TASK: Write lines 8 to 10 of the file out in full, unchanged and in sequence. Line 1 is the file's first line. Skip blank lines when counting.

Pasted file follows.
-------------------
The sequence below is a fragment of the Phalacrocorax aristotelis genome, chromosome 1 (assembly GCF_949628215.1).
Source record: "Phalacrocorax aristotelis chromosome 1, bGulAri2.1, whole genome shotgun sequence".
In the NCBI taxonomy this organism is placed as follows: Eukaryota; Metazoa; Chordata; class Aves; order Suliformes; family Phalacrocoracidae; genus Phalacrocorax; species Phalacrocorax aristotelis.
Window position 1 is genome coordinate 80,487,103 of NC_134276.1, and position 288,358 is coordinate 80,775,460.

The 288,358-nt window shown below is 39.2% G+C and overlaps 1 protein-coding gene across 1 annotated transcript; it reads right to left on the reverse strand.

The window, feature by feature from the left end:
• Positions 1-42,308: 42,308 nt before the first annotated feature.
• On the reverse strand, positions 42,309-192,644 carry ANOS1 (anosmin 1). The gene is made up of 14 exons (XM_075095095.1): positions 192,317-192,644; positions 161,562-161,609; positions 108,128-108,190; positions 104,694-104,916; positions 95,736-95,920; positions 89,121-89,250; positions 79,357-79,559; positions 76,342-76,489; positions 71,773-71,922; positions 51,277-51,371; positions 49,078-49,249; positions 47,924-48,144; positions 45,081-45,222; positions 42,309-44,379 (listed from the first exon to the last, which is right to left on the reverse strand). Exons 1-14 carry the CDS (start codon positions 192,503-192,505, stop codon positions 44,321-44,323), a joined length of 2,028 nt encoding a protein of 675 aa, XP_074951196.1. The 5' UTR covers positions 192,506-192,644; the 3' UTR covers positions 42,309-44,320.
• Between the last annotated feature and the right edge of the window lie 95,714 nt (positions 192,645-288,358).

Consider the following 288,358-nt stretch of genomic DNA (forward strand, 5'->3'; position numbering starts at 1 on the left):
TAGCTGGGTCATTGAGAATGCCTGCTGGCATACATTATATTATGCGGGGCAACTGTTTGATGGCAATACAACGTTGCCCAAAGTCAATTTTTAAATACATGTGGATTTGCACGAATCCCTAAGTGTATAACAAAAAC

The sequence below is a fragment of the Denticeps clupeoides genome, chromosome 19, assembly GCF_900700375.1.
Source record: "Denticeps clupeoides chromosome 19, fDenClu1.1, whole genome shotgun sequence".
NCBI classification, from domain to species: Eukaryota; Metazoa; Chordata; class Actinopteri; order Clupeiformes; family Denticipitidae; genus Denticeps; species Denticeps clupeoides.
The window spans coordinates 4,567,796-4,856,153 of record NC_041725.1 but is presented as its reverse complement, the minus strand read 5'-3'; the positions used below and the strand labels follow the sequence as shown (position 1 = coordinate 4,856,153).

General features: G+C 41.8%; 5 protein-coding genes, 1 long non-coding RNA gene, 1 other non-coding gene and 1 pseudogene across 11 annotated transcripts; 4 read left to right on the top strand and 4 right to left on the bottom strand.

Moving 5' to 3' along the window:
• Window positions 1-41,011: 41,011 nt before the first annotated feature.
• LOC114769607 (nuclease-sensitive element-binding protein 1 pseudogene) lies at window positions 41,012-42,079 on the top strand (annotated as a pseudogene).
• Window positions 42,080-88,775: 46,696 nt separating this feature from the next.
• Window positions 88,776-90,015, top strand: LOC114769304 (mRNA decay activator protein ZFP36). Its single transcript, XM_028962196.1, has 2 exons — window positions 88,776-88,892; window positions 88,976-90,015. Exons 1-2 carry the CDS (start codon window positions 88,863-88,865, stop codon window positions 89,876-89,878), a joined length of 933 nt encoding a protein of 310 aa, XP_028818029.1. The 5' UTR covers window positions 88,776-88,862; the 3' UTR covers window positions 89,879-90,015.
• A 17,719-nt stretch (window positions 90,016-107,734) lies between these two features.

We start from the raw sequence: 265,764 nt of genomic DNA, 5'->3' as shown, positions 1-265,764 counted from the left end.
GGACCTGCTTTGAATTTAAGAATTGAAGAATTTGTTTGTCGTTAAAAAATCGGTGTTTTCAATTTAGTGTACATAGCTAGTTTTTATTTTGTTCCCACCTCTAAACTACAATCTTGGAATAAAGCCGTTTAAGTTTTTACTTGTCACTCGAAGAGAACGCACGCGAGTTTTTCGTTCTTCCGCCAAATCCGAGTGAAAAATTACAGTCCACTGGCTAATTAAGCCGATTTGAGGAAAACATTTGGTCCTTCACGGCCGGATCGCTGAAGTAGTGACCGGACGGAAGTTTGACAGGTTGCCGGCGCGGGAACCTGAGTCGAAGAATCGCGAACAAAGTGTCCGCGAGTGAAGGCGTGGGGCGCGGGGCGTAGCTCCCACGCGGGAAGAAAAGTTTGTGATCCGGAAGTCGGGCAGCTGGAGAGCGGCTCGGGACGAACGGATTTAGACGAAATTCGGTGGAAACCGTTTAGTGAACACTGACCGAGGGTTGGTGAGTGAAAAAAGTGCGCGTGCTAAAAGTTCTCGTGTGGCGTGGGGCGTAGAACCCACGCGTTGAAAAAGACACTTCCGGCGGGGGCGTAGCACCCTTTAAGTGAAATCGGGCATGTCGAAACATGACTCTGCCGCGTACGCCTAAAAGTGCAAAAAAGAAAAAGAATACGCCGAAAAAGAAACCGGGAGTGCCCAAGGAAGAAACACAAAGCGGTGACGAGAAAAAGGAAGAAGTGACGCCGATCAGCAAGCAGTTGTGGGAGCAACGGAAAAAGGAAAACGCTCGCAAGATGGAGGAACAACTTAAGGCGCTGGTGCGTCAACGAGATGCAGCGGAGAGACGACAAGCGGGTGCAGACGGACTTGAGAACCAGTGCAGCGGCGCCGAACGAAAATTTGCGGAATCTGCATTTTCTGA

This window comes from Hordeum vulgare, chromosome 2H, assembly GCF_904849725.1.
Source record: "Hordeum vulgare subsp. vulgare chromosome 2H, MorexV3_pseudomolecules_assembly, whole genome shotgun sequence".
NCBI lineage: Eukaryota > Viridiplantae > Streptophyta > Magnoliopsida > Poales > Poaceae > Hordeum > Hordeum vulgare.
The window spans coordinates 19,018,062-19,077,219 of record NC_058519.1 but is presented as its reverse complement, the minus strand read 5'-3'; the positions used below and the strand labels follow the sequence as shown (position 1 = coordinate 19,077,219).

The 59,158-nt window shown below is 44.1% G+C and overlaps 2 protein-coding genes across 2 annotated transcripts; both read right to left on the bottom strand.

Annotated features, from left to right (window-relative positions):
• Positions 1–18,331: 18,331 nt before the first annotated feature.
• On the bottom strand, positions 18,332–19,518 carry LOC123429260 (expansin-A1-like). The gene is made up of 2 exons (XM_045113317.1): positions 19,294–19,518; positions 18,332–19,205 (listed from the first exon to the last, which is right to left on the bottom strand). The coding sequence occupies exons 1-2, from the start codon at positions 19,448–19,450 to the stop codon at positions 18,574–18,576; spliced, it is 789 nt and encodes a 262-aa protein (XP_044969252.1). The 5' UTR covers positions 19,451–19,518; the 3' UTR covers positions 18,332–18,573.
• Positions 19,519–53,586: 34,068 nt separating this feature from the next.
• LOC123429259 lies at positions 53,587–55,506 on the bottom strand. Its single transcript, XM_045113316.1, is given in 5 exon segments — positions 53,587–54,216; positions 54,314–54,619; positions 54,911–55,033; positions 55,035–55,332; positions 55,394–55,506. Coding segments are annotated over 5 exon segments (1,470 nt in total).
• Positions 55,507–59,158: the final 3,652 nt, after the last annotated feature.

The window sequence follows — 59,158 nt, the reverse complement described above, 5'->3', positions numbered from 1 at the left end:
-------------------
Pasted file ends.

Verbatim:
• On the reverse strand, positions 42,309-192,644 carry ANOS1 (anosmin 1). The gene is made up of 14 exons (XM_075095095.1): positions 192,317-192,644; positions 161,562-161,609; positions 108,128-108,190; positions 104,694-104,916; positions 95,736-95,920; positions 89,121-89,250; positions 79,357-79,559; positions 76,342-76,489; positions 71,773-71,922; positions 51,277-51,371; positions 49,078-49,249; positions 47,924-48,144; positions 45,081-45,222; positions 42,309-44,379 (listed from the first exon to the last, which is right to left on the reverse strand). Exons 1-14 carry the CDS (start codon positions 192,503-192,505, stop codon positions 44,321-44,323), a joined length of 2,028 nt encoding a protein of 675 aa, XP_074951196.1. The 5' UTR covers positions 192,506-192,644; the 3' UTR covers positions 42,309-44,320.
• Between the last annotated feature and the right edge of the window lie 95,714 nt (positions 192,645-288,358).

Consider the following 288,358-nt stretch of genomic DNA (forward strand, 5'->3'; position numbering starts at 1 on the left):